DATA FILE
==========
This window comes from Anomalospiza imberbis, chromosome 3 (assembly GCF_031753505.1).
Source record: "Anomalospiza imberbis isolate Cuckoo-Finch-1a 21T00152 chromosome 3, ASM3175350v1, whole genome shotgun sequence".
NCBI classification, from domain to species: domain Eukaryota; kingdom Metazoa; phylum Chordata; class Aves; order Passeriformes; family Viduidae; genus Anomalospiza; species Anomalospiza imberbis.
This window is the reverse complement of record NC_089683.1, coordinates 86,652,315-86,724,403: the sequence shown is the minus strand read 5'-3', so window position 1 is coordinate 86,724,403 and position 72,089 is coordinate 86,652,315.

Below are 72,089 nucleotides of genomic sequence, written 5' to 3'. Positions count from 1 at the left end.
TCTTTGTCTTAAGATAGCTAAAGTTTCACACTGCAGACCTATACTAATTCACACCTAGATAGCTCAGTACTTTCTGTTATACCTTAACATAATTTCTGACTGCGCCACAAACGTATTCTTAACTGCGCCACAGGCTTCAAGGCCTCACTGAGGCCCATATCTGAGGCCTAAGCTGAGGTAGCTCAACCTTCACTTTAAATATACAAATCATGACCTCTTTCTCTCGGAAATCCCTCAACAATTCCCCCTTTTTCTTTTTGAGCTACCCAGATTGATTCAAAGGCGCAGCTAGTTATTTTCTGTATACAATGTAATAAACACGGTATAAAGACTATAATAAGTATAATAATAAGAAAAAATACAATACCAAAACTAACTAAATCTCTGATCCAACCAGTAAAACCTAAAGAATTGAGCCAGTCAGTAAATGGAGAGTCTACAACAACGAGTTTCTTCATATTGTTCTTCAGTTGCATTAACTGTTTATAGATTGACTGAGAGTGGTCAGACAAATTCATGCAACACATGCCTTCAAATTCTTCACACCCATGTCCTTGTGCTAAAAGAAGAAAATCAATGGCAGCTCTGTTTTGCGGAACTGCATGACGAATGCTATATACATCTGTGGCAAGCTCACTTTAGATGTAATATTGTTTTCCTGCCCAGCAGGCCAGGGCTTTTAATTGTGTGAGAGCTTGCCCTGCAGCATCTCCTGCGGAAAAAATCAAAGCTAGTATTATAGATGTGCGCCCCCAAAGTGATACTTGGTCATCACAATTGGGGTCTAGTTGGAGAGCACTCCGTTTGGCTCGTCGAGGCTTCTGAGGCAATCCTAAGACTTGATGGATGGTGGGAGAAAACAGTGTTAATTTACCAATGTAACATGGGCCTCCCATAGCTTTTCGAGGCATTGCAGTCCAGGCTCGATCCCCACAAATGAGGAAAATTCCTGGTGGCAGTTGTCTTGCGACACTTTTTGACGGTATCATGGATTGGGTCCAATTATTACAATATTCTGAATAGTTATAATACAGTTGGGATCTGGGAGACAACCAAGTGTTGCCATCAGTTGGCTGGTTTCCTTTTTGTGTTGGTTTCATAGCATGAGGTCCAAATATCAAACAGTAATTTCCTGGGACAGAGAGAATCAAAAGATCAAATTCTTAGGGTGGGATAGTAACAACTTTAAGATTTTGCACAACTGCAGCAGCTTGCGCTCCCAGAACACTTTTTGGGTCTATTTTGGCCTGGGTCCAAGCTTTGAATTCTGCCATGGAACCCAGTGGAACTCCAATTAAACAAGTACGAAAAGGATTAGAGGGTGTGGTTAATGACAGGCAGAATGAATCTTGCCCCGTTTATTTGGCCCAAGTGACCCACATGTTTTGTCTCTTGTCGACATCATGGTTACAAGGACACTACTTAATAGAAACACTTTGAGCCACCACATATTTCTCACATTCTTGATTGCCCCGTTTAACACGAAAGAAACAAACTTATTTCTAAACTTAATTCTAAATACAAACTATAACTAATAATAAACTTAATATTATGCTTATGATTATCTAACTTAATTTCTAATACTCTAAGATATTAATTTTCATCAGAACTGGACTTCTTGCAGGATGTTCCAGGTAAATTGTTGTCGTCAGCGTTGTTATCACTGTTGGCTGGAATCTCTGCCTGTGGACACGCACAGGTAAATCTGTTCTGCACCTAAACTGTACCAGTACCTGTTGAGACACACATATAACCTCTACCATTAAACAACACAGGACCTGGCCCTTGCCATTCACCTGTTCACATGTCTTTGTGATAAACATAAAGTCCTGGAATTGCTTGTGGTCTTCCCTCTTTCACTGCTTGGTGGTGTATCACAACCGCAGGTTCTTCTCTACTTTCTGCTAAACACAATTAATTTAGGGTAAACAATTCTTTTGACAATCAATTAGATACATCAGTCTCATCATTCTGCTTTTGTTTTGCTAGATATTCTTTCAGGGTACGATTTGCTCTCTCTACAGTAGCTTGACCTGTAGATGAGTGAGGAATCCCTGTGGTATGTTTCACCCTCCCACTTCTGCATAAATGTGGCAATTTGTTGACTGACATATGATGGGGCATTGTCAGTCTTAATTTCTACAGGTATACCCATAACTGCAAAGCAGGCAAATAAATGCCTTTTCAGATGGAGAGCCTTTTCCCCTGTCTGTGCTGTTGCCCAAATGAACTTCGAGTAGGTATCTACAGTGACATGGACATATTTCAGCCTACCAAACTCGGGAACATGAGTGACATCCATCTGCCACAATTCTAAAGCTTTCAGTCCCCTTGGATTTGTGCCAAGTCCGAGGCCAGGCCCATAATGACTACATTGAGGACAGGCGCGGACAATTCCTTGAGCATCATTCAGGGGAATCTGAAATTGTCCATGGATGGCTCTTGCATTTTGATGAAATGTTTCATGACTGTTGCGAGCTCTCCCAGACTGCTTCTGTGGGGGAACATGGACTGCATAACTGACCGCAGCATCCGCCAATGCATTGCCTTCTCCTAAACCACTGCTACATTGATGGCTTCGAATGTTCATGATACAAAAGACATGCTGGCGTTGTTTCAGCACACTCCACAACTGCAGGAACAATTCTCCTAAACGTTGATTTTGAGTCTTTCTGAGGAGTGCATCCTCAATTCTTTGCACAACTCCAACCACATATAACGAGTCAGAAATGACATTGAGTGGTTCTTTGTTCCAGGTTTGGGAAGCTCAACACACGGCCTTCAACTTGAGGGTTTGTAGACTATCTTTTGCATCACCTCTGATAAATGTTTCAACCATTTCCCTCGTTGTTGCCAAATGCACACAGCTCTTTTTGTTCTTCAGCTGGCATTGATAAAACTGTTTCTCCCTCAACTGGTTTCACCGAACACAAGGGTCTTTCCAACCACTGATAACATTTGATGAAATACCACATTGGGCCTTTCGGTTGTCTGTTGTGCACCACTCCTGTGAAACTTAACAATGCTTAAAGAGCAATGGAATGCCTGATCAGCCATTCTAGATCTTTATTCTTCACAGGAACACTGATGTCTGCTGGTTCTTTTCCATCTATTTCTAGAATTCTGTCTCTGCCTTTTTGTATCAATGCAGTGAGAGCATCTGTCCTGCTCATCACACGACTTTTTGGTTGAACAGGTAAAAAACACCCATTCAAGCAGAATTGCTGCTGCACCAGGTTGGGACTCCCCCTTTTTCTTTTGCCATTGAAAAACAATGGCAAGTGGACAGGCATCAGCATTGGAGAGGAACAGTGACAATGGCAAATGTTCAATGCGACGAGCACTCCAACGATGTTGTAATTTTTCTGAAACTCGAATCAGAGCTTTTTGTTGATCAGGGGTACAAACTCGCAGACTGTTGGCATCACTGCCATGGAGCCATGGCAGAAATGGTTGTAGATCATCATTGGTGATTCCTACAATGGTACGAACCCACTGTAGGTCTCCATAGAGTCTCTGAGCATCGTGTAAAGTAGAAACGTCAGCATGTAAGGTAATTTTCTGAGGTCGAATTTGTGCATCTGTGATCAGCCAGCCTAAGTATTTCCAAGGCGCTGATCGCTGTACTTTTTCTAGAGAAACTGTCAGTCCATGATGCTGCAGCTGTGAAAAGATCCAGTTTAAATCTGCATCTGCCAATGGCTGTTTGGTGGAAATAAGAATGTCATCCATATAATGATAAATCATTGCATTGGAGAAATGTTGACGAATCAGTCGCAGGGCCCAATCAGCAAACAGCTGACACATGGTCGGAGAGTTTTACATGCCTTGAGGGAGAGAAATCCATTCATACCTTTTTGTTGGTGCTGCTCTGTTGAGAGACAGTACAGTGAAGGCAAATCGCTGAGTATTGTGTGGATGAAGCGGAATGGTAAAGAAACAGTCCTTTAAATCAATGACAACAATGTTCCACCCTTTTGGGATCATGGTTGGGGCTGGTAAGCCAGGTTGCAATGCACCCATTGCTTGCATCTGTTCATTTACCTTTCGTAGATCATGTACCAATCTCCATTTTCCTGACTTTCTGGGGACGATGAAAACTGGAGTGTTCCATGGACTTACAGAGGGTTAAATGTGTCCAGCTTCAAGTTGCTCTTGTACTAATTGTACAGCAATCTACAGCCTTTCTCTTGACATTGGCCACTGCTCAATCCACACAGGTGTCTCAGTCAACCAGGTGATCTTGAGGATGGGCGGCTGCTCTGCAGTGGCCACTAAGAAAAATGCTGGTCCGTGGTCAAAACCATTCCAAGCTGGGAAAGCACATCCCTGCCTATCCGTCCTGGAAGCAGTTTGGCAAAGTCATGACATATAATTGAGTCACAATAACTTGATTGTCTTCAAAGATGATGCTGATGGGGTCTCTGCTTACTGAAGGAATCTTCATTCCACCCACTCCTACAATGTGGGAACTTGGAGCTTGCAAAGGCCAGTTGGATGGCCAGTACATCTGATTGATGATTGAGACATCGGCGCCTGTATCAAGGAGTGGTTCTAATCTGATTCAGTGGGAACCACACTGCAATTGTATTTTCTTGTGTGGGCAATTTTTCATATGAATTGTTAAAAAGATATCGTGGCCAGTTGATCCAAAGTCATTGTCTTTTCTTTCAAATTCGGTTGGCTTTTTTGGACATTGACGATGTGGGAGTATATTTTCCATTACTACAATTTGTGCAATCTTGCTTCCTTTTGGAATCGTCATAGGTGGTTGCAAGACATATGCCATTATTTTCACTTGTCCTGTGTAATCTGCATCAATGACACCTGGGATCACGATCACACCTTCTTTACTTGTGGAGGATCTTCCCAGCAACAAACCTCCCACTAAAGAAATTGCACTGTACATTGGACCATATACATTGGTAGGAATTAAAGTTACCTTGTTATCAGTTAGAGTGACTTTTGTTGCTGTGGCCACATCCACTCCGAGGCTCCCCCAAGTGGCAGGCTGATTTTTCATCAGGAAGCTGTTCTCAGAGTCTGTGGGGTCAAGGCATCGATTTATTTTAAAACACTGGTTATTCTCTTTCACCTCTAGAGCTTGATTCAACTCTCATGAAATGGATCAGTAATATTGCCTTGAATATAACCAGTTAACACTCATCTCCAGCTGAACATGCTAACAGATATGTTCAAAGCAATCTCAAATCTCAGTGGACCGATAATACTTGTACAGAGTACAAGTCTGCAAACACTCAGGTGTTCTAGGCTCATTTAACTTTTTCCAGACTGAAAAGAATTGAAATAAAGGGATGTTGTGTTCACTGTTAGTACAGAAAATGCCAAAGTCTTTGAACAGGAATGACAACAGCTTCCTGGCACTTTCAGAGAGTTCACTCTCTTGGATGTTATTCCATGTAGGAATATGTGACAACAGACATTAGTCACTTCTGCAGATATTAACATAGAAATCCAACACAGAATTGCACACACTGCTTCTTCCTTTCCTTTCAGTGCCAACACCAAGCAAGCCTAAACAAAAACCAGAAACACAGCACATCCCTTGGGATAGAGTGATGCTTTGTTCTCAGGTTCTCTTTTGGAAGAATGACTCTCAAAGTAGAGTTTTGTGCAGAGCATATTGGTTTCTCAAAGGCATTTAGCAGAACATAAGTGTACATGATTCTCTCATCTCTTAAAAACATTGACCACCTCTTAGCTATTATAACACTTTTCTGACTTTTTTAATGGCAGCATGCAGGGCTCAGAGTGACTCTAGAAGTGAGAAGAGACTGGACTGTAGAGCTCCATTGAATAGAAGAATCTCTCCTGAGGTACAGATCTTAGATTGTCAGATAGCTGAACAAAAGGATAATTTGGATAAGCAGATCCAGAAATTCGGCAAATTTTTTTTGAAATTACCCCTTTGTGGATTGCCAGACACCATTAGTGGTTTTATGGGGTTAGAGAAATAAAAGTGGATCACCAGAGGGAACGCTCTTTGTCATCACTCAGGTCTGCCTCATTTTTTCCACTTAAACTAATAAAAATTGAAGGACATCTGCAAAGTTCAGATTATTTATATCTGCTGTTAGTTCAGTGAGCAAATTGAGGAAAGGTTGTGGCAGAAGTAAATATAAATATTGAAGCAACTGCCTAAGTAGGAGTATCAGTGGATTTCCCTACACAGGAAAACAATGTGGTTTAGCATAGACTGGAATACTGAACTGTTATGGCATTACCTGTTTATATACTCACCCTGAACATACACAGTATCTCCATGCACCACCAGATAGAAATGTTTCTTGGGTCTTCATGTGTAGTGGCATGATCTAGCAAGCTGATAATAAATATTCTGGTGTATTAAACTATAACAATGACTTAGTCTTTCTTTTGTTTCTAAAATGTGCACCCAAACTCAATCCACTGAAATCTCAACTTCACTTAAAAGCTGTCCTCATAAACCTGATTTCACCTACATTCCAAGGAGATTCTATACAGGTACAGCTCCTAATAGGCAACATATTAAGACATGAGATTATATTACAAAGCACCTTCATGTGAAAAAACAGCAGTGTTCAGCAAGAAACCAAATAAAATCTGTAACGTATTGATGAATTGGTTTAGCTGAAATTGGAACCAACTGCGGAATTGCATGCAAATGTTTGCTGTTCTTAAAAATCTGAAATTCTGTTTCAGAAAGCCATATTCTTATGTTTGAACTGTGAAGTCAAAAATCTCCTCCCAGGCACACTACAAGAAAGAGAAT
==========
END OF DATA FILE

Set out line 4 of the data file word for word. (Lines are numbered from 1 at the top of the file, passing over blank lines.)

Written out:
This window is the reverse complement of record NC_089683.1, coordinates 86,652,315-86,724,403: the sequence shown is the minus strand read 5'-3', so window position 1 is coordinate 86,724,403 and position 72,089 is coordinate 86,652,315.